This week, I attended the Rabbis Without Borders alumni retreat. Apart from being a rejuvenating and prayerful few days filled with Torah and an opportunity to be constantly Amazed (in the Heschelian sense of the word) by the groundbreaking and humbling work of my colleagues, I find myself ruminating on one session in particular. Looking at our schedule, one might assume it was the interfaith community conversation or the politics and the pulpit discussion or the amazing learning sessions where I discovered, among other things, Chassidic masters preaching finding Truth and Torah everywhere. While these sessions have given me much to chew on, the session that I keep coming back to has to be when we spoke about success.
Forty-plus rabbis of different denominations brainstorming what it means to be successful. Nothing was off the table, as with any good Rabbis Without Borders discussion, and the responses ranged from the most quantitative to the most qualitative. The hope is that we can begin to shift our congregations from focusing on the quantitative (how many members and how many people show up to events and programs) to the qualitative (how did those events and programs affect people and change them). In order to do that we need to understand what we mean by success and what job the metrics we set for ourselves will do.
As I have been thinking about this more and more over the past couple of days, I was struck by how truly revolutionary this discussion was. It was revolutionary because for all the training my 5 years of rabbinical school gave me, there wasn't a discussion of how we would measure success that sticks in my mind. We definitely discussed powerful prayer moments and administrative achievements and personal pastoral moments. But an overall discussion of what a successful rabbinate would look like either didn't happen, did happen and I don't remember it (which might mean it wasn't a great conversation), or perhaps I was at a place where I could not even conceive of that topic.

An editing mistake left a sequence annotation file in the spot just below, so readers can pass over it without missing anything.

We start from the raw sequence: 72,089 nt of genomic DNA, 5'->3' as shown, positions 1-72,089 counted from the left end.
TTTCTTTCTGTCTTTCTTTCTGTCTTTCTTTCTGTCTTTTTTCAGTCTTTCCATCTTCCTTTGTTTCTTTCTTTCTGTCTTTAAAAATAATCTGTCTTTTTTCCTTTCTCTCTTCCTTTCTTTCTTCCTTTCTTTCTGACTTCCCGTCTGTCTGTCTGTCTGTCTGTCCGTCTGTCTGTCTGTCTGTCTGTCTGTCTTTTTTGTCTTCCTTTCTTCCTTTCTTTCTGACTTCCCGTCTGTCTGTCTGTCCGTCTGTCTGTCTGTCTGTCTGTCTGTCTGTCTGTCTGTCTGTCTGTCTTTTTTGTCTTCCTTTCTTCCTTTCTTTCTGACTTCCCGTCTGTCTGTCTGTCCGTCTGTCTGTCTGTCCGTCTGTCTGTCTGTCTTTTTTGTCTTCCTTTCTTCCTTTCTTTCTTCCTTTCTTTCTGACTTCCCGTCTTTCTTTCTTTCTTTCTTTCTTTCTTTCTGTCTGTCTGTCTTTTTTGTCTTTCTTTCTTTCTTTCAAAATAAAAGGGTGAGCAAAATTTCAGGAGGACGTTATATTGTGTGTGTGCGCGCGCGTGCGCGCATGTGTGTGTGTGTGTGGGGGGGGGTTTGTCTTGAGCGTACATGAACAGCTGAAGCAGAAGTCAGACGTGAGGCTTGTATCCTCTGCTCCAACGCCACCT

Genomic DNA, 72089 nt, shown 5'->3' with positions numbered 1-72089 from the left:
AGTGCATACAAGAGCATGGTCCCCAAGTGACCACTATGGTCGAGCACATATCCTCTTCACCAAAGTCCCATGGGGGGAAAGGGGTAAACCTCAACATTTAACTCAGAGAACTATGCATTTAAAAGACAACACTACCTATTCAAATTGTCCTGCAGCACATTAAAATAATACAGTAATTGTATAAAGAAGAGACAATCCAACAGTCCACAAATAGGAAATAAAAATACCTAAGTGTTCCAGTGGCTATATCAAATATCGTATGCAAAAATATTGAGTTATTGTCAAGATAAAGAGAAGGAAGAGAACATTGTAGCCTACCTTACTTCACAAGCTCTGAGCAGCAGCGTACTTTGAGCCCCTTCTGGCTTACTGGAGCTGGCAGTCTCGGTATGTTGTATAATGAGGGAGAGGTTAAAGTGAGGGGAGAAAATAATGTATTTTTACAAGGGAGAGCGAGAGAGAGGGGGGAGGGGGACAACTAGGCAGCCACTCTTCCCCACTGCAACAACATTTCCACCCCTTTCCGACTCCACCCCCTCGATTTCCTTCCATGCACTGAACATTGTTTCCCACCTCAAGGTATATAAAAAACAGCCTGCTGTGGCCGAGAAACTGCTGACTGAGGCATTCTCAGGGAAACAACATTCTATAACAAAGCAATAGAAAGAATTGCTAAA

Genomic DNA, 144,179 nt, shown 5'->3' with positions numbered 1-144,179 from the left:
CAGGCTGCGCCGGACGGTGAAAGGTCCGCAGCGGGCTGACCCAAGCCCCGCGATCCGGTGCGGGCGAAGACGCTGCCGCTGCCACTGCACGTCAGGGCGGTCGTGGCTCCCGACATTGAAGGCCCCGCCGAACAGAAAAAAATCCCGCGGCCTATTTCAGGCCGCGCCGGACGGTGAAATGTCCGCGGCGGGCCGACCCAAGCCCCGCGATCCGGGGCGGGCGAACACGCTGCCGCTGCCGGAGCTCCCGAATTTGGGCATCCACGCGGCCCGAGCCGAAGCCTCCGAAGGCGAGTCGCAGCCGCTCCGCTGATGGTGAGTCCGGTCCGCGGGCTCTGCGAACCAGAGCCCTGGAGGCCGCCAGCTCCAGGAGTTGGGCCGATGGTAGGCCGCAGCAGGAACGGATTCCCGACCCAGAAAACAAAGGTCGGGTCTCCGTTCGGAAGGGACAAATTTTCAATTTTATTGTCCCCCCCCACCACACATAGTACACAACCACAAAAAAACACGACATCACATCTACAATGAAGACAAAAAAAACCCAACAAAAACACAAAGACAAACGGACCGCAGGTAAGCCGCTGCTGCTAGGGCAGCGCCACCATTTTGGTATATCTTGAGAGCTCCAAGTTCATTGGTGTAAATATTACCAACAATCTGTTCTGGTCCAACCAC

Here are three reasons why I think this prolonged brainstorming session will be revolutionary (and in good RWB fashion, I will add the caveat) for me:
First, it is clear to me that both I and my congregation need to define success. What I am trying to do and what we are trying to do. What are my goals and what are the goals of the congregation? I haven't been asked to articulate this. And, I haven't asked my congregation to do it either. I plan to do so by asking the following questions:
1. Are we thinking about the same issues?
2. Are we measuring the journey of the congregation in the same way? And if we are not, why?
3. What do we hope our congregation will look like, feel like and act like?
4. What do we mean by success?
Second, articulating what success means serves the rabbi, by giving a sense of direction, but also serves the congregation. If we agree on a definition of success, we can then agree on a direction, including what projects and initiatives we will tackle. If we agree on a definition of success, everyone is working together to achieve those goals. If we agree on a definition of success, we also define our identity as a congregation.
Third, I believe this conversation comes from a discipline which is truly lacking in the modern rabbinic education: business administration and management. I was speaking last night with a good friend who works for an energy company overseas and he was helping me to understand how defining metrics for success are good business strategies that are discussed in business school. If you know what you want to do, you can then measure if you've done it. What was so beautiful about the brainstorming is that we managed to have a conversation while sidestepping the potential pitfall of viewing our congregations in an overly-corporate mode, a reason why I believe some seminaries may be hesitant to include business administration in their curricula.
While I know that measuring a qualitative metric like "spiritual fulfillment" is much more difficult than counting the number of people at Shabbat, the theory of metrics, defining success and assessing that success seems so critically important that I can't believe that I don't yet have either a defined metric for success or a list of what I hope my congregation and I can achieve by working together with an agreed upon definition of success. I am more excited for this conversation than for any other in my short rabbinate, because I feel like I will come out of it with a renewed sense of purpose and direction. More importantly my congregation and I will be on that road together.